Android Gradle Plugin

Since I’ve already mentioned Gradle, let’s discuss Android Gradle Plugin (AGP) as well.

First, consider this description from the official Gradle docs:

Gradle at its core intentionally provides very little for real world automation. All of the useful features, like the ability to compile Java code, are added by plugins. Plugins add new tasks (e.g. JavaCompile), domain objects (e.g. SourceSet), conventions (e.g. Java source is located at src/main/java) as well as extending core objects and objects from other plugins.

In other words, Gradle provides just high-level scaffold for automation and assumes that build flows for specific targets will be implemented by plugins. Some plugins are maintained by Gradle team while others come from third-party developers.

AGP is a Gradle plugin for Android development. It is maintained by Google and its release cadence is kind-of-synchronized with releases of Android Studio. In addition, as a general rule, newer versions of AGP aren’t backward-compatible with older versions of Gradle (i.e if you want to migrate to newer AGP, you might also need to migrate to newer Gradle).

All in all, AGP is a plugin developed by Google which makes it possible to build Android apps using Gradle.

Executing Gradle Builds from a Command Line

In some cases, you might want to execute Gradle builds from a command line rather than from Android Studio. To accomplish this task, you’ll need to invoke gradlew.bat (Windows) or gradlew (Mac and Linux) scripts.

For example, if you’re on Mac and want to build a debug version of your application, you can use the following command (assuming you don’t have any flavors):

./gradlew assembleDebug

Now, remember the JDK location setting inside Android Studio that we discussed earlier? If you build from a command line, it has no effect. In fact, you don’t even need to have Android Studio installed to execute Gradle builds from a command line. This is great for e.g. building artifacts on a continuous integration server, but it also means that now you’re responsible for telling Gradle where it can find the JDK.

There is a widespread convention to define an environment variable called JAVA_HOME and set its value to the location of JDK installation directory on your machine. Luckily, Gradle is aware of this convention. Therefore, to invoke Gradle builds from a command line, you just need to set JAVA_HOME correctly and Gradle will pick it up. If you build from both Android Studio and a command line on a specific machine, it’s recommended to make sure that JDK location setting inside Android Studio and JAVA_HOME point to the same place. This way, you’ll use the same JDK irrespective of where you initiate the build from.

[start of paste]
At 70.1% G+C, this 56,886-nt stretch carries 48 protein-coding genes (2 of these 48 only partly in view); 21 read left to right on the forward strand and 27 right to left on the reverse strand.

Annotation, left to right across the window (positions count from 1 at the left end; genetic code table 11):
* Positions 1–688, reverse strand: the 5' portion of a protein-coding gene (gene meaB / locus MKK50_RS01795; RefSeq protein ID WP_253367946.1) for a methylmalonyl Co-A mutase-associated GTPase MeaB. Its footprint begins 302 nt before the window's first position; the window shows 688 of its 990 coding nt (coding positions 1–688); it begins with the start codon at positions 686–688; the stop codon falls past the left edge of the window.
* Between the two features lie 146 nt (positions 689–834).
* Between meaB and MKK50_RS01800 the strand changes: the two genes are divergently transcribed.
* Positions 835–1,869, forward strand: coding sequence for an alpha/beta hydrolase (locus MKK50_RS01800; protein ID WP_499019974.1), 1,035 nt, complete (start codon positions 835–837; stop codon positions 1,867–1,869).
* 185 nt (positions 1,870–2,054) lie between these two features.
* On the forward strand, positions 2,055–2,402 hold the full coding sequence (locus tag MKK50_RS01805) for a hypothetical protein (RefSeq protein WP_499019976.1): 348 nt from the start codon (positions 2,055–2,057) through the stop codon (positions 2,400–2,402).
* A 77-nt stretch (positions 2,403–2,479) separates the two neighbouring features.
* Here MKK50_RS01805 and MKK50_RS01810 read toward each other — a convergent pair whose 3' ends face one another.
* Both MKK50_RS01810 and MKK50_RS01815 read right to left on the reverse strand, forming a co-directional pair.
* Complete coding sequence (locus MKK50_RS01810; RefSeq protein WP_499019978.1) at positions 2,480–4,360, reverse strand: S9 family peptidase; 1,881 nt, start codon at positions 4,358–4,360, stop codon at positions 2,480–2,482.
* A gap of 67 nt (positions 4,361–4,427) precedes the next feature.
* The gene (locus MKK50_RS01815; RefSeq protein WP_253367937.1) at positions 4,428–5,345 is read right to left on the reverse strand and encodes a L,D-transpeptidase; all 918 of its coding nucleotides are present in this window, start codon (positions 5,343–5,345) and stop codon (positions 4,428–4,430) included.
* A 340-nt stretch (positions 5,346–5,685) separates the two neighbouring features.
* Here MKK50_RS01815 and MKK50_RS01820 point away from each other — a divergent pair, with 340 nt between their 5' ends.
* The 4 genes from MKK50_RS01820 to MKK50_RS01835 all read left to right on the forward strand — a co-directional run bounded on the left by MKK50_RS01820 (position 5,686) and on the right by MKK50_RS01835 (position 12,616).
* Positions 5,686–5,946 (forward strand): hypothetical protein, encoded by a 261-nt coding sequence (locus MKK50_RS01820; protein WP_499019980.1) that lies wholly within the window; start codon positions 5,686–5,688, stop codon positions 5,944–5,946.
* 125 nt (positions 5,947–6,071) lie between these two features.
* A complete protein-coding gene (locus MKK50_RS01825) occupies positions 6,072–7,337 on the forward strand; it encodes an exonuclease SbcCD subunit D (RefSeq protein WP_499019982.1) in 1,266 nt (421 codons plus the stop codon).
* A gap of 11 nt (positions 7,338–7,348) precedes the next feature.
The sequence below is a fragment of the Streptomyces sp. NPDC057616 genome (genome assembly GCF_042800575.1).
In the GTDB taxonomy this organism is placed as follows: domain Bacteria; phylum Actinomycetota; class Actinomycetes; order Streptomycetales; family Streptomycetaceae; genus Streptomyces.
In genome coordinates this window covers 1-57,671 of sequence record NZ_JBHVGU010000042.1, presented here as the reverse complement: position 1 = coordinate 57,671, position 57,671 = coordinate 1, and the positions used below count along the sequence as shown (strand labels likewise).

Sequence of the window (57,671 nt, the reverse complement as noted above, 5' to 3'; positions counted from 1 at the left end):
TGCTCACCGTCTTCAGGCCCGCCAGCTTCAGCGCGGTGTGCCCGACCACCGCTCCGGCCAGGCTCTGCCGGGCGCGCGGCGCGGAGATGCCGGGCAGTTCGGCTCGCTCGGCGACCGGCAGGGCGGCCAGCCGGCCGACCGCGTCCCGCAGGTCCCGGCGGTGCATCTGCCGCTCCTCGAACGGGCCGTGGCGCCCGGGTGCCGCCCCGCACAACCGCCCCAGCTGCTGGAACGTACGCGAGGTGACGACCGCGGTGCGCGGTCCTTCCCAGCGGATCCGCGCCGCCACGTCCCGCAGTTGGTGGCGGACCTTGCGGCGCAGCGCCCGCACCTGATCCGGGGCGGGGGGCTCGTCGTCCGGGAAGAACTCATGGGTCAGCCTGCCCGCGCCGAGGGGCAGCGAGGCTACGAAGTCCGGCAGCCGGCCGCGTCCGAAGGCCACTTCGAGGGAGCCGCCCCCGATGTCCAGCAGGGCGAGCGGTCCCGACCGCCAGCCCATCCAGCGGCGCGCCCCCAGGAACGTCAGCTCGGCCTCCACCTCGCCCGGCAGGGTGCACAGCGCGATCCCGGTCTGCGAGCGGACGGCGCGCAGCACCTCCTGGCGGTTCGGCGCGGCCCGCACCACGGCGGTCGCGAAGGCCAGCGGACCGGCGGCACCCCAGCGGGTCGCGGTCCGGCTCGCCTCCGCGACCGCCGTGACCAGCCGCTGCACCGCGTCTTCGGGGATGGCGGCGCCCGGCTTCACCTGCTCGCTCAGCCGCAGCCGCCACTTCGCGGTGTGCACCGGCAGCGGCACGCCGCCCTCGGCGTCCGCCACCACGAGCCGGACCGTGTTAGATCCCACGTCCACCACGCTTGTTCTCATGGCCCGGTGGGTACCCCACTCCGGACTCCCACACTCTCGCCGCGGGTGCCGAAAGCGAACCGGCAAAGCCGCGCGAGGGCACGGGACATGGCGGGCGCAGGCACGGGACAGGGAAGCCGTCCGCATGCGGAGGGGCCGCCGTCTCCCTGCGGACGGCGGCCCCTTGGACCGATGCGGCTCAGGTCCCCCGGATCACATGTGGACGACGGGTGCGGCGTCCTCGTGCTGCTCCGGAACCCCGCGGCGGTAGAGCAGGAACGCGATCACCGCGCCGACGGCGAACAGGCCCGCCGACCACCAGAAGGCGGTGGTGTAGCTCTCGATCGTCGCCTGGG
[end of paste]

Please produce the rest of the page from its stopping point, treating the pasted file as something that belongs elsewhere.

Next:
How Android Devices Use Java

Interestingly, despite the fact that we use JVM programming languages to write Android apps, there is actually no Java platform running on Android devices. Not formally, at least. To understand this aspect, we’ll need to go back in history to the roots of Android platform.

When Google had developed Android, they decided to base it on Java platform. However, due to legal considerations, instead of adopting “proper Java”, Google decided to basically fork Java platform and modify it according to their needs. As a result of this approach, there is no JVM on Android devices. Instead, Google had used so-called Dalvik Virtual Machine (DVM), which was later replaced by Android Runtime (ART).

In addition to using a different virtual machine, Google re-implemented many standard Java APIs inside Android to allow developers to use these familiar constructs when writing Android applications (e.g. java.lang.*, java.util.*, etc.). Later, in Android 7, Google decided to incorporate OpenJDK into Android and replace custom re-implementation of Java APIs with OpenJDK’s versions. However, there is still no JVM in Android.

The bottom line is that, formally, there is no Java platform inside Android devices. There are just some parts of Java that Google decided to use, accompanied by many custom modifications and additions.


So, at a very high level, that’s the interplay between Android, Android Studio, Gradle and Java.

If you notice any inaccuracy or missing information, or just have a question, please let me know in the comments section below.

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9 comments on "How Android, Android Studio and Gradle Use Java"

  1. As always a mind blowing explanation of how Android Studio, Java, JVM, JDK, JRE and gradle interplay to make android developers life awesome. Sometime we keep using the tools without knowing how’s and why’s. This blog cleared some cloud.

  2. Thanks for the article Vasiliy. This is very useful and important information that many developers are unfortunately not 100% familiar with.

  3. Now Google have won the long running court case with Oracle, do you think they’ll upgrade from java 8 to newer versions? I hope so as there’s very little I like about Kotkin.

    • Hi Peter,
      That’s a very interesting question which I can’t even speculate about from the top of my head. I’ll surely write a blog post about this lawsuit and the implications of Google’s win, so you’ll be notified if you’re subscribed 😉

    • Yes, you’re right, Android devices don’t need the entire OpenJDK. In fact, they don’t even need the entire JRE (e.g. they don’t need the JVM). Ultimately, OpenJDK re-implements the JDK, but you can (and Android devives do) use just parts of it. However, since OpenJDK is the name of the project, not a designation of a functionality, once you use any sub-part of OpenJDK, you’ll say that you use OpenJDK. So, Android devices don’t have an entire JDK on them, but they do incorporate parts of OpenJDK.
      Hope this clarifies the terminology a bit.

  4. Hi Vasiliy! Thank you for posting this great thought. Is it okay for you to translate this article into Korean for my blog? I’m sure it will give a lot of insight to other developers.